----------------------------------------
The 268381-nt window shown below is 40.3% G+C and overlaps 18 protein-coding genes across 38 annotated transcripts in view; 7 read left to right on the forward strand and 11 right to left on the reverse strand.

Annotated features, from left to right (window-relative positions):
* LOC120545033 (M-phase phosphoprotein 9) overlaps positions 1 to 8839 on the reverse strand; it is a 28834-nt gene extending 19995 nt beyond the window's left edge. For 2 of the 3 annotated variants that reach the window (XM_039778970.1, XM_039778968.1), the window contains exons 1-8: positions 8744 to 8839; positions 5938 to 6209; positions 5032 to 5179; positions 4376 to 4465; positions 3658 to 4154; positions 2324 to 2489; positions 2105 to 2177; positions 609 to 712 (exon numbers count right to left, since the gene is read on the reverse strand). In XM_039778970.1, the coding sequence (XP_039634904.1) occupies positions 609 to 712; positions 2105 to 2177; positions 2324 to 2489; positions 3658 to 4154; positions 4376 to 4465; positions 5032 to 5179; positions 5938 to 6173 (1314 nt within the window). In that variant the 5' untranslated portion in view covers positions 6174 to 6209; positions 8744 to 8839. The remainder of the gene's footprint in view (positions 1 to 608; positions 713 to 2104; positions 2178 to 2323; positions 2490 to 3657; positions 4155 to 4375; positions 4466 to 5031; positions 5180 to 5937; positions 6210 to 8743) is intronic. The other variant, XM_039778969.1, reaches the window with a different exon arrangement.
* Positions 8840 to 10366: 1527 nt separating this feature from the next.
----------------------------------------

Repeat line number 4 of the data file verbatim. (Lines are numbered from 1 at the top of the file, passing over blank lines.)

* Positions 8840 to 10366: 1527 nt separating this feature from the next.